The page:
Archer CT, et al. (2008) Activation Domain-dependent Monoubiquitylation of Gal4 Protein Is Essential for Promoter Binding in Vivo. J Biol Chem 283(18):12614-23
Abstract: The Saccharomyces cerevisiae Gal4 protein is a paradigmatic transcriptional activator containing a C-terminal acidic activation domain (AD) of 34 amino acids. A mutation that results in the truncation of about two-thirds of the Gal4AD (gal4D), results in a crippled protein with only 3% the activity of the wild-type activator. We show here while the Gal4D protein is not intrinsically deficient in DNA binding, it is nonetheless unable to stably occupy GAL promoters in vivo. This is shown to be due to the activity of the proteasomal ATPases, including Sug1/Rpt6, which bind to Gal4D via the remainder of the AD and strip it off of DNA. A mutation that suppresses the Gal4D "no growth on galactose" phenotype represses the stripping activity of the ATPase complex, but not other activities. We further demonstrate that Gal4D is hypersensitive to this stripping activity due to its failure to be mono-ubiquitylated efficiently in vivo and in vitro. Evidence is presented that the piece of the AD that is deleted in Gal4D protein is likely a recognition element for the E3 ubiquitin ligase that modifies Gal4. These data argue that acidic ADs are comprised of at least two small peptide sub-domains, one of which is responsible for activator mono-ubiquitylation and another that interacts with the proteasomal ATPases, coactivators and other transcription factors. This study validates the physiological importance of Gal4 mono-ubiquitylation and clarifies that its major role is to protect the activator from being destabilized by the proteasomal ATPases.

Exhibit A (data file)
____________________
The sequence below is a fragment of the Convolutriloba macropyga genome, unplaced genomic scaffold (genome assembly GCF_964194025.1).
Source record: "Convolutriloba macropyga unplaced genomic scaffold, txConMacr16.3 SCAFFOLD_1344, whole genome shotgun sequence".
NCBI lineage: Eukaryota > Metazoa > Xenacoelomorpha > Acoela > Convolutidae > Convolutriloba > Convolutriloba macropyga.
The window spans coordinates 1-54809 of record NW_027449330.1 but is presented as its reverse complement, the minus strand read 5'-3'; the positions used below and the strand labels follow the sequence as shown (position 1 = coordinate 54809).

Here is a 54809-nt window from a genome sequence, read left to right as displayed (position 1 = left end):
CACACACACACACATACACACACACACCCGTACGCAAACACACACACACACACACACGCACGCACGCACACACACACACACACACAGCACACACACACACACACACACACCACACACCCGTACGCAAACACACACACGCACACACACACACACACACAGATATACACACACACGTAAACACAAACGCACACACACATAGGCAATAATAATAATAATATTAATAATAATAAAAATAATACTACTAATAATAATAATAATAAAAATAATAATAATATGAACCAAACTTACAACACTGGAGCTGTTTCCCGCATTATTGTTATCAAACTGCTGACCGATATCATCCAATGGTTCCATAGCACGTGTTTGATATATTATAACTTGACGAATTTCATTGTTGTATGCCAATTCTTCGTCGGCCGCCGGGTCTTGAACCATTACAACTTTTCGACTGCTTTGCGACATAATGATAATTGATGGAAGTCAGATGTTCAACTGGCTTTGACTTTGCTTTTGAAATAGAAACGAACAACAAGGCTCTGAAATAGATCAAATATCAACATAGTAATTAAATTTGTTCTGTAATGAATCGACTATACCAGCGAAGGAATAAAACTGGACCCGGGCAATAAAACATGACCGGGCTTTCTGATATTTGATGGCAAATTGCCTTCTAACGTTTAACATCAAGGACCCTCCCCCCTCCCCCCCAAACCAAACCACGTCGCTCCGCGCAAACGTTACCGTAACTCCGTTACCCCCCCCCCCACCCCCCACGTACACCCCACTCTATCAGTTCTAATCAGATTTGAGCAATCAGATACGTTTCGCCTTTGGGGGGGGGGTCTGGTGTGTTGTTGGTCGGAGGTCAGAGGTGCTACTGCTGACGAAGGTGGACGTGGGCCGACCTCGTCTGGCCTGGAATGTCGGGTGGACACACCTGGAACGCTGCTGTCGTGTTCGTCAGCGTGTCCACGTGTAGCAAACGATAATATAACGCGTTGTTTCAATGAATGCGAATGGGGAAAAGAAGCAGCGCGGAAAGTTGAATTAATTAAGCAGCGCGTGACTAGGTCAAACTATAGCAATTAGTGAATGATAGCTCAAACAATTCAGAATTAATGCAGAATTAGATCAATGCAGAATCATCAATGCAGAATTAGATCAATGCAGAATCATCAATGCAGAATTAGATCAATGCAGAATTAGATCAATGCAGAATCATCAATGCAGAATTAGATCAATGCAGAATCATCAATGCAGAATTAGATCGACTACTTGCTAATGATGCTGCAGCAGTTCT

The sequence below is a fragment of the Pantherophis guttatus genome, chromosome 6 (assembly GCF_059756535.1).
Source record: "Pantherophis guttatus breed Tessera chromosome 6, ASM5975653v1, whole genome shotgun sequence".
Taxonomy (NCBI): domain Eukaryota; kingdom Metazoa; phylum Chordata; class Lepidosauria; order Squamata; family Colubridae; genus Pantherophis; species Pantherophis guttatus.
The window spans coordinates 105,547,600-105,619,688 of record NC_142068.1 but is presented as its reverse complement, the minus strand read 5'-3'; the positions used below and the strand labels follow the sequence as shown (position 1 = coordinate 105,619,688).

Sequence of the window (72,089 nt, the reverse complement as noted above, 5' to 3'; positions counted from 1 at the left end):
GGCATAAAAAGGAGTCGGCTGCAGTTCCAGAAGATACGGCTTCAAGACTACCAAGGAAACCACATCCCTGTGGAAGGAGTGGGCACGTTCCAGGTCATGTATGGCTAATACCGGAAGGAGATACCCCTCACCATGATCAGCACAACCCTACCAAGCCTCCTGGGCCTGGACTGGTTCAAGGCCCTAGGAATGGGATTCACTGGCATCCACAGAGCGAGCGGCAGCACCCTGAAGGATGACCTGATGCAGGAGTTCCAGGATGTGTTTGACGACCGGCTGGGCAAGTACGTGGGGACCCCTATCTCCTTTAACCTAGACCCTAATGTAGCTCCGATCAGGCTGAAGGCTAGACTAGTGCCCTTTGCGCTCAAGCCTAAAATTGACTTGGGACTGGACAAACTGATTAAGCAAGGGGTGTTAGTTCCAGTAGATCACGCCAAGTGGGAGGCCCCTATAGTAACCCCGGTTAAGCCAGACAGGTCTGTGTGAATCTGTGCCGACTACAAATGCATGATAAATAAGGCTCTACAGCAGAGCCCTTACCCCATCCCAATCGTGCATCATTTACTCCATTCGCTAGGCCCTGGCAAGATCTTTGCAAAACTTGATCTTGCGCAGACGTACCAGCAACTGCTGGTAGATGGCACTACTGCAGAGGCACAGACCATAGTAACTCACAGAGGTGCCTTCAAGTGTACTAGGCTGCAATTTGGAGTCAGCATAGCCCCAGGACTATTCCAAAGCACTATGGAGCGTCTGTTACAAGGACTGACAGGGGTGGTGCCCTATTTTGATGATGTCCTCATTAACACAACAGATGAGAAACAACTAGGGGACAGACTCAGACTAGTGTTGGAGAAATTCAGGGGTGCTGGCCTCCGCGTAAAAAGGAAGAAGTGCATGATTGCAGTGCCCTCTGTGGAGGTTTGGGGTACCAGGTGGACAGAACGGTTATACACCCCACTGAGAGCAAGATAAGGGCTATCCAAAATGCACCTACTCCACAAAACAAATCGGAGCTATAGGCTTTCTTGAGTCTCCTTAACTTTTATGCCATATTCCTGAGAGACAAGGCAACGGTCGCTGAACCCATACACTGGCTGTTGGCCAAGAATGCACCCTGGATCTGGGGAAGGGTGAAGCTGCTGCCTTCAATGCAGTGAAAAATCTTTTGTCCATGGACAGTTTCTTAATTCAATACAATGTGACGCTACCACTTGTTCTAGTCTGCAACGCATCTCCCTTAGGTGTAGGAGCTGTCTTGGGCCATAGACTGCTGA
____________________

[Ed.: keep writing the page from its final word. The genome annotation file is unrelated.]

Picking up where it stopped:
|Status: Published||Type: Journal Article||PubMed ID: 18326036|
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